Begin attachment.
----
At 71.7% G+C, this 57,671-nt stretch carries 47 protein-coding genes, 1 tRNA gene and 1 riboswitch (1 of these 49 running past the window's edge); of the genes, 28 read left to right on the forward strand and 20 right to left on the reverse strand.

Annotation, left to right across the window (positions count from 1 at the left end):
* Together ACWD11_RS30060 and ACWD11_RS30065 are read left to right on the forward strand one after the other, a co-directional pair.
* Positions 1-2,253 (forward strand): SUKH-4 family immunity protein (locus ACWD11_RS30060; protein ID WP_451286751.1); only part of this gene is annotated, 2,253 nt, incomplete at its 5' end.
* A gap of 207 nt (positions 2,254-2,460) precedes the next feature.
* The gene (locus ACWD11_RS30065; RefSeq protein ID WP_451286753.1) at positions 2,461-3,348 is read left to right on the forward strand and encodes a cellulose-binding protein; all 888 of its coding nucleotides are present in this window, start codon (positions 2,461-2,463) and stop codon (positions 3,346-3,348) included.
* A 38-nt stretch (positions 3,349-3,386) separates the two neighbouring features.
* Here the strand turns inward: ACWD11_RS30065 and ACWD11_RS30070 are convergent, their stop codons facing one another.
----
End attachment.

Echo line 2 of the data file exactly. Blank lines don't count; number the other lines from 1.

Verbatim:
Annotation, left to right across the window (positions count from 1 at the left end):